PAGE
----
4. Don’t Eat Airline Food
Airlines package their meals in an appalling amount of plastic. Plastic-wrapped food. Plastic-wrapped cutlery. Plastic cups. Plastic straws. Plastic-wrapped everything! To think about the amount of plastic waste generated by airline companies on a daily basis is truly mind-boggling.
These airline practices are unacceptable. So what can you do about it? Everyone has to eat, right? True, so bring your own food! Make sandwiches at home. Pack your own snacks and fruit. Buy food before you go to the airport. Travel with a little food storage box; you will use it more than you think.
Do everything within your power to avoid consuming the plastic-ridden meals provided on flights.
And frankly, airline food is disgusting. Even if it was wrapped in a way that promoted sustainable travel, airline meals are one of the least ideal food choices available.
Not only is packing your own food on a plane great for the planet, but it’s also much better for your health. Let’s try to avoid getting sick before we land, shall we?
5. Carry Your Own Cutlery
You are now starting to see a common theme. Items that you use on a daily basis all have plastic-free alternatives! Carry a pair of travel chopsticks, a spoon, fork… or…wait for it… a camping spork! Maybe you have a stick that you have carved into a scooping feeding shovel—whatever your preferred utensil of choice is, pack it and put it to use.
There is simply no reason why anyone should use plastic cutlery. We have all become complacent in the culture of single-use plastic as a means of convenience.
Sure, plastic forks can be super convenient sometimes. But if you plan ahead and change your habits, packing a pair of chopsticks just becomes normal.
6. Avoid Plastic Containers when Buying Street Food
Street food vendors looooove plastic. Plastic containers are the easiest vessel for them to dish out their delicious food to you, the hungry customer.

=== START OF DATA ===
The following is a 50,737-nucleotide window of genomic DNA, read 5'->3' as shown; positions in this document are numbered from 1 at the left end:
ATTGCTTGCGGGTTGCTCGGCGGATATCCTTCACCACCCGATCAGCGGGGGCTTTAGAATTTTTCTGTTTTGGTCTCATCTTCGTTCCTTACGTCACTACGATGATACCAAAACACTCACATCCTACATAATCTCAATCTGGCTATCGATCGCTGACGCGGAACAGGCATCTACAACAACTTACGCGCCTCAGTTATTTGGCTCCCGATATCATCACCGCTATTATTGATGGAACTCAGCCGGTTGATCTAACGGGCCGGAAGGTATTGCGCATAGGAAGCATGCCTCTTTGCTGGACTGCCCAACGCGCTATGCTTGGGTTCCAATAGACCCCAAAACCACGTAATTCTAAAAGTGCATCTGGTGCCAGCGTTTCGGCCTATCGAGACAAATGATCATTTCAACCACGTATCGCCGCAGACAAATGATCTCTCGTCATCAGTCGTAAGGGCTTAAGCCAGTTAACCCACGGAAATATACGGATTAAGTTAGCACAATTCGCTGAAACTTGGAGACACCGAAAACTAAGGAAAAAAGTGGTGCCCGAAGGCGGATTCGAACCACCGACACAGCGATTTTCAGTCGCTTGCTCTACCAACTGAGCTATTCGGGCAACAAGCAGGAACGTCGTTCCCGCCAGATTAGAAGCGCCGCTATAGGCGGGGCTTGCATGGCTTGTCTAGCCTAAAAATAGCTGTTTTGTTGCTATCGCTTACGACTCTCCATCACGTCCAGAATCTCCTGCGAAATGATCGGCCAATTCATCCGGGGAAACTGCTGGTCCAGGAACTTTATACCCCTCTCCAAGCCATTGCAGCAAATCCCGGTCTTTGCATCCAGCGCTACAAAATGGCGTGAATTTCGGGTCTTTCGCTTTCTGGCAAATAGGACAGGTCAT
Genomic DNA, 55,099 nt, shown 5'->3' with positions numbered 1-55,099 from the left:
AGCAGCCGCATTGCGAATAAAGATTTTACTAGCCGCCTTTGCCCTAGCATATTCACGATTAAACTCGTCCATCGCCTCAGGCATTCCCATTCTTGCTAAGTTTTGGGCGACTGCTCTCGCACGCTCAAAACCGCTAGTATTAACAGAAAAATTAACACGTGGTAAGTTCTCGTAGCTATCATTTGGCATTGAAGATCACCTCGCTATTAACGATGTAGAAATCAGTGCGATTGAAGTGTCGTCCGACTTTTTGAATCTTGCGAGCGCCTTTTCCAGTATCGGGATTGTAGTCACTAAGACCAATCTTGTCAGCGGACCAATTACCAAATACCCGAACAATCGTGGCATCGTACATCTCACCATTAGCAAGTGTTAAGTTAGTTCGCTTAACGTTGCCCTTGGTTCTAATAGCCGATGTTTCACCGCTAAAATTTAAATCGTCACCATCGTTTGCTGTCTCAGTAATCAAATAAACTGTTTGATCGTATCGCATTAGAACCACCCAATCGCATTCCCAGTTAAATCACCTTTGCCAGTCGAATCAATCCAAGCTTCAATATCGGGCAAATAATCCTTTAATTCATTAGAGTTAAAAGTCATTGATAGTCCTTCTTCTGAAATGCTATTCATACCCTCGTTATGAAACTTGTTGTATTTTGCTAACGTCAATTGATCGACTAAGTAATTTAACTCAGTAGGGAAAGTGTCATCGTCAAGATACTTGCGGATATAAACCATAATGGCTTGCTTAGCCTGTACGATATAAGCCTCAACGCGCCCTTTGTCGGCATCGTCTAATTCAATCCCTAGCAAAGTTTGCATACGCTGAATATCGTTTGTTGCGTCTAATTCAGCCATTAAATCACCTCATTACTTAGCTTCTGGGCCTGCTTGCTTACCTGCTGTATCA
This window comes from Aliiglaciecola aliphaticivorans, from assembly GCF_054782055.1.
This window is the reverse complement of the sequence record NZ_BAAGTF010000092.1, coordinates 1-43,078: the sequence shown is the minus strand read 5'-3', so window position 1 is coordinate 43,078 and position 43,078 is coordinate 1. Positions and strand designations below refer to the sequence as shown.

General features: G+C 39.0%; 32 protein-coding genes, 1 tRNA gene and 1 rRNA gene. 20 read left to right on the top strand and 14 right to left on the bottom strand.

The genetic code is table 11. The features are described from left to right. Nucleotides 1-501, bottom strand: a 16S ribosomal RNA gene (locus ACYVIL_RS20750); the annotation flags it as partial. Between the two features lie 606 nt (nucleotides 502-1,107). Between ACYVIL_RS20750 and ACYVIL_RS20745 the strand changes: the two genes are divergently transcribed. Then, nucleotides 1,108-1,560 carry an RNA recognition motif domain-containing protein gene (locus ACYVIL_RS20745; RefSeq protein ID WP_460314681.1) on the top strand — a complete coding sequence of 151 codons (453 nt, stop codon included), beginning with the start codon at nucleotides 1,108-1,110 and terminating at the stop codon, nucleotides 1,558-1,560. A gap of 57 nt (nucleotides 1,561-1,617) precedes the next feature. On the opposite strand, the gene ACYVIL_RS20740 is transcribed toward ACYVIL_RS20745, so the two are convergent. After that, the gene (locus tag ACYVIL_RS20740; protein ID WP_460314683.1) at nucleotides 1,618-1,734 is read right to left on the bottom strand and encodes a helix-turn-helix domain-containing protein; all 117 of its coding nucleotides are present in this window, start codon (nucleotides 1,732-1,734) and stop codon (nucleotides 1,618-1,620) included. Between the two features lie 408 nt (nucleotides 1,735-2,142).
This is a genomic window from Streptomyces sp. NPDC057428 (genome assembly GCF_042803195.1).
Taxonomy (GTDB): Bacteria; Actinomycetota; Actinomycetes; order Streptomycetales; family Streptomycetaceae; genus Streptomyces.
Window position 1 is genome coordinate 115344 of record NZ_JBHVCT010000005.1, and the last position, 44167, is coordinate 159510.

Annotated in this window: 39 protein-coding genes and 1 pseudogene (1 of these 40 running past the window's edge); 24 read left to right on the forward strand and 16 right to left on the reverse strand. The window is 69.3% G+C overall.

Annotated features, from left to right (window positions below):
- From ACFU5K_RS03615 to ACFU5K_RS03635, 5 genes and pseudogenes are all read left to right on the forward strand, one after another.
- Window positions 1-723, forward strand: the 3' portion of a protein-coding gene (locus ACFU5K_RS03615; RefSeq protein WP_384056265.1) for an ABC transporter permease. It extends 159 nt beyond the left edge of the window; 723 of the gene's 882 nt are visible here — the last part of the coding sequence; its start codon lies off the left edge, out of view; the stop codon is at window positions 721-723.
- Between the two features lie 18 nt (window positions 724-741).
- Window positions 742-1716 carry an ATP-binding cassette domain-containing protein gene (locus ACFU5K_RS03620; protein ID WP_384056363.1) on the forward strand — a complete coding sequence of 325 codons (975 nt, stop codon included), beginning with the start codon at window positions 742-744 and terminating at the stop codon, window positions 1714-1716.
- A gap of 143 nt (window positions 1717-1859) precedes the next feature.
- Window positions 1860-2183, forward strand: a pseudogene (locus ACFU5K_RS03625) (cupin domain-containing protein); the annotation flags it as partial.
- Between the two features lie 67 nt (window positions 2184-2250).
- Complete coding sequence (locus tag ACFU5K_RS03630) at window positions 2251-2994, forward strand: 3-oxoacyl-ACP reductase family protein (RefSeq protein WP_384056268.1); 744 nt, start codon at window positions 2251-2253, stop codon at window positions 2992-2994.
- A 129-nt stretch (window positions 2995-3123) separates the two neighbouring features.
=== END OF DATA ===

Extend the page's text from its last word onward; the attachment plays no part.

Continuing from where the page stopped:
In Asia in particular, street food vendors account for a staggering amount of plastic waste backpackers are likely to consume. Don’t get me wrong. I am a street food addict. Eating cheap, tasty street food is one of my favorite parts of traveling. That said, with every bowl of Pad Thai you buy in a plastic container, you are directly part of the problem.
The solution? Travel with your own camping bowl or food box. I have been traveling with some kind of bowl for a few years now. It might sound weird (and street food vendors will look at you as though you’ve lost your mind), but having your own bowl is a great way to combat plastic consumption!
Unable to order street food in Malaysia without plastic-guilt, I bought a bowl for about $2 made from a dried coconut. I still have it today, actually!
There are endless options out there for bowls. Whether it is a light-weight titanium camping bowl or part of an old coconut, each time you break it out you will be contributing to a more sustainable travel world.
7. Don’t Use Single-Use Hotel/Airbnb Shampoo Bottles
We have all walked into a hotel room bathroom to find an array of shampoo, conditioner, and bath gel waiting for us. Whilst this may seem like a nice gesture on the part of the hotel, single-use shampoo bottles are one of the most common plastic waste items found in the ocean. Just don’t use them… for the amount of product you get in one of these tiny bottles, it simply isn’t worth cracking them open.
Pack your own shampoo/soap/conditioner in reusable leak-proof bottles.
8. Use Bars instead of Bottles